We cannot address the merits of this case unless we determine that the order of the Court of Common Pleas from which Appellant appealed is a final order and not an interlocutory order; for no appeal lies to this Court from an interlocutory order, unless expressly made so by statute. Griesinger v. Workmen's Compensation Appeal Board, 51 Pa. Commonwealth Ct. 408, 414 A.2d 742 (1980). Although neither party questioned our jurisdiction to review the lower court's opinion and order, on our own motion we may raise the issue of our subject matter jurisdiction of this appeal. Department of Transportation, Bureau of Traffic Safety v. Forte, 29 Pa. Commonwealth Ct. 415, 371 A.2d 526 (1977).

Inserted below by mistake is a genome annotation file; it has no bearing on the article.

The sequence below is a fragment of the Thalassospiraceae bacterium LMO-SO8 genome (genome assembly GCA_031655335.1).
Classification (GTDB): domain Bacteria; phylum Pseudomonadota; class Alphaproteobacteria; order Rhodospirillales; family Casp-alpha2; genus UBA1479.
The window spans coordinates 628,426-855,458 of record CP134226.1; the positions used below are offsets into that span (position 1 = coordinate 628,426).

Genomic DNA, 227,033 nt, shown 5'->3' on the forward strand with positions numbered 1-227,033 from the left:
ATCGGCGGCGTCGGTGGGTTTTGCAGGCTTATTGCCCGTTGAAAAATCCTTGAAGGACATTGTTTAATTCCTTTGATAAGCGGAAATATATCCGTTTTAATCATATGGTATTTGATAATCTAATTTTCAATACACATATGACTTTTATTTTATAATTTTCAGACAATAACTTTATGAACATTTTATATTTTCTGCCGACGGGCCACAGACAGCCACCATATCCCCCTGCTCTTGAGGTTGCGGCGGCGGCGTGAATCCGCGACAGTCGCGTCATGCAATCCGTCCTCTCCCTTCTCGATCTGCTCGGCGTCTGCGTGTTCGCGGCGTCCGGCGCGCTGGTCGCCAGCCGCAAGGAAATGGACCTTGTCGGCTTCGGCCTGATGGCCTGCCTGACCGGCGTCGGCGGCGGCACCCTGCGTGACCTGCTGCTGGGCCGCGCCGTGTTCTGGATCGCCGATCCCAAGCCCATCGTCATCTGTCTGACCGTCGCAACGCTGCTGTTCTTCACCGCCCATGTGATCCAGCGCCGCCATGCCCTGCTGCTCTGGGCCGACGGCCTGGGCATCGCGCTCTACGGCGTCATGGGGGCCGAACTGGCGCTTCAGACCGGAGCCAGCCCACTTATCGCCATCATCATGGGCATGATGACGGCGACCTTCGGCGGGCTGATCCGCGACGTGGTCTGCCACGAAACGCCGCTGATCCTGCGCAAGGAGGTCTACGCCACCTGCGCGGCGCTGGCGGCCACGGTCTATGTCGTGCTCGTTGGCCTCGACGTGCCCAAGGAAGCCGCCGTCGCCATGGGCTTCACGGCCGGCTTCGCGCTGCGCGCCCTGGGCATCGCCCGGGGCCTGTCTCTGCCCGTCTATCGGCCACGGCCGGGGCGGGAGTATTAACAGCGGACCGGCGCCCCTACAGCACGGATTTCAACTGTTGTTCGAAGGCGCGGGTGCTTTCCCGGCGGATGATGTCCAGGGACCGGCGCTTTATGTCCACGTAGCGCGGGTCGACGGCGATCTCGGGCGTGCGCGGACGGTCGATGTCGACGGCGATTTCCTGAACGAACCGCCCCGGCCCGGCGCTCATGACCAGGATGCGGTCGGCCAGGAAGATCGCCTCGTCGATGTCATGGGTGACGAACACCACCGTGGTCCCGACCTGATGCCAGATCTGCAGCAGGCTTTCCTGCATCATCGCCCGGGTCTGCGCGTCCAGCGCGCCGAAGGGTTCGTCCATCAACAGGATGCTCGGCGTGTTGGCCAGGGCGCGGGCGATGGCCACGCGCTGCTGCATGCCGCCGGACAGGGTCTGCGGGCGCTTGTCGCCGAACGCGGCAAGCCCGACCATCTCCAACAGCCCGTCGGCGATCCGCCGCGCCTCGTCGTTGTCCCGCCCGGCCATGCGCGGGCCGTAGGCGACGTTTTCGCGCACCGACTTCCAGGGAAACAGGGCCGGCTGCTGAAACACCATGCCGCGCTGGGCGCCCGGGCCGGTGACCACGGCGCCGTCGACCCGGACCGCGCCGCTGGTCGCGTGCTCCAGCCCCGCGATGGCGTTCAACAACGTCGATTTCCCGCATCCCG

Several general rules have been laid down by our courts regarding interlocutory orders. Normally, an order disposing of preliminary objections is interlocutory and not appealable.
Our Supreme Court has stated that an order certifying a case from equity to law is generally unappealable because it is interlocutory. Goldman v. McShain, 432 Pa. 61, 247 A.2d 455 (1968). In the case at hand, the lower court's order did indeed certify the case to the law side by allowing Appellant to file a proper action at law within twenty days.
There is an exception to this general rule: where an order certifying a case from equity to law in effect
[ 57 Pa. Commw. Page 524]
puts a party "out of court," it is not interlocutory, but is a final appealable order. McCahill v. Roberts, 421 Pa. 233, 219 A.2d 306 (1966). In other words, "[a]n order is not interlocutory if it precludes a party from presenting the merits of his claim to the lower court." Marino Estate, 440 Pa. 492, 494, 269 A.2d 645, 646 (1970).